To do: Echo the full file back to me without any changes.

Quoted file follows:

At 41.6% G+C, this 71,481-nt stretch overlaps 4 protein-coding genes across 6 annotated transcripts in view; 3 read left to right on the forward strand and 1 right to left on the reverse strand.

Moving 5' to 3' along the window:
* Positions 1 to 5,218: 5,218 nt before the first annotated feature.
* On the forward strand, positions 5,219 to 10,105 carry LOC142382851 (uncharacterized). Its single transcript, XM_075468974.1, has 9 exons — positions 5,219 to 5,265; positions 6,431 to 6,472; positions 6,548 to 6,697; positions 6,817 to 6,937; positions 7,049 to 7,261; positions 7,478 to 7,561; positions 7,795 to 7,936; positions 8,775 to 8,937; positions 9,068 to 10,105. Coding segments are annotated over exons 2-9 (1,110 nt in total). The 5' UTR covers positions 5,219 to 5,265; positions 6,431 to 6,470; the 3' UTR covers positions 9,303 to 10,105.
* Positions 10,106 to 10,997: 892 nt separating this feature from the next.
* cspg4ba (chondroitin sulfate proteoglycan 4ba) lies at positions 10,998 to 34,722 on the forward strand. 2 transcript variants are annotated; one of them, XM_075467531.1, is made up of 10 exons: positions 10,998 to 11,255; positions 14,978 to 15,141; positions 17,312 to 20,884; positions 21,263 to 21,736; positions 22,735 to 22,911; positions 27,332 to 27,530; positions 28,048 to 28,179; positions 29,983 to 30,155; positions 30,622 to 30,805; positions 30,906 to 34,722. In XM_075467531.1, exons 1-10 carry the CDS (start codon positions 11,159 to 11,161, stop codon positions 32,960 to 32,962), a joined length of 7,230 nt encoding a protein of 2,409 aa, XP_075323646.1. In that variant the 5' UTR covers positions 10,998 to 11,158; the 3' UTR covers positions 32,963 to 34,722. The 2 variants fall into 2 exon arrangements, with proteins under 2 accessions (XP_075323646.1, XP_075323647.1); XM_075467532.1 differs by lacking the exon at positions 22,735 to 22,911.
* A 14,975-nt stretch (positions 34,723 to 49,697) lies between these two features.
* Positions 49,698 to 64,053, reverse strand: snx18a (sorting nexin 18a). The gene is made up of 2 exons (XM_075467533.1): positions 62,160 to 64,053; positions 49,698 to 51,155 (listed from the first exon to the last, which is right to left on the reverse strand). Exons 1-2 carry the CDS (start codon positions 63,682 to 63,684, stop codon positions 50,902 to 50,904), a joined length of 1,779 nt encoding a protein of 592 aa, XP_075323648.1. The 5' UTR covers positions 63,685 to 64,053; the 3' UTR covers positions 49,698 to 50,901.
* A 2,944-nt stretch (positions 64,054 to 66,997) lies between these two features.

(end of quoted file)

At 41.6% G+C, this 71,481-nt stretch overlaps 4 protein-coding genes across 6 annotated transcripts in view; 3 read left to right on the forward strand and 1 right to left on the reverse strand.

Moving 5' to 3' along the window:
* Positions 1 to 5,218: 5,218 nt before the first annotated feature.
* On the forward strand, positions 5,219 to 10,105 carry LOC142382851 (uncharacterized). Its single transcript, XM_075468974.1, has 9 exons — positions 5,219 to 5,265; positions 6,431 to 6,472; positions 6,548 to 6,697; positions 6,817 to 6,937; positions 7,049 to 7,261; positions 7,478 to 7,561; positions 7,795 to 7,936; positions 8,775 to 8,937; positions 9,068 to 10,105. Coding segments are annotated over exons 2-9 (1,110 nt in total). The 5' UTR covers positions 5,219 to 5,265; positions 6,431 to 6,470; the 3' UTR covers positions 9,303 to 10,105.
* Positions 10,106 to 10,997: 892 nt separating this feature from the next.
* cspg4ba (chondroitin sulfate proteoglycan 4ba) lies at positions 10,998 to 34,722 on the forward strand. 2 transcript variants are annotated; one of them, XM_075467531.1, is made up of 10 exons: positions 10,998 to 11,255; positions 14,978 to 15,141; positions 17,312 to 20,884; positions 21,263 to 21,736; positions 22,735 to 22,911; positions 27,332 to 27,530; positions 28,048 to 28,179; positions 29,983 to 30,155; positions 30,622 to 30,805; positions 30,906 to 34,722. In XM_075467531.1, exons 1-10 carry the CDS (start codon positions 11,159 to 11,161, stop codon positions 32,960 to 32,962), a joined length of 7,230 nt encoding a protein of 2,409 aa, XP_075323646.1. In that variant the 5' UTR covers positions 10,998 to 11,158; the 3' UTR covers positions 32,963 to 34,722. The 2 variants fall into 2 exon arrangements, with proteins under 2 accessions (XP_075323646.1, XP_075323647.1); XM_075467532.1 differs by lacking the exon at positions 22,735 to 22,911.
* A 14,975-nt stretch (positions 34,723 to 49,697) lies between these two features.
* Positions 49,698 to 64,053, reverse strand: snx18a (sorting nexin 18a). The gene is made up of 2 exons (XM_075467533.1): positions 62,160 to 64,053; positions 49,698 to 51,155 (listed from the first exon to the last, which is right to left on the reverse strand). Exons 1-2 carry the CDS (start codon positions 63,682 to 63,684, stop codon positions 50,902 to 50,904), a joined length of 1,779 nt encoding a protein of 592 aa, XP_075323648.1. The 5' UTR covers positions 63,685 to 64,053; the 3' UTR covers positions 49,698 to 50,901.
* A 2,944-nt stretch (positions 64,054 to 66,997) lies between these two features.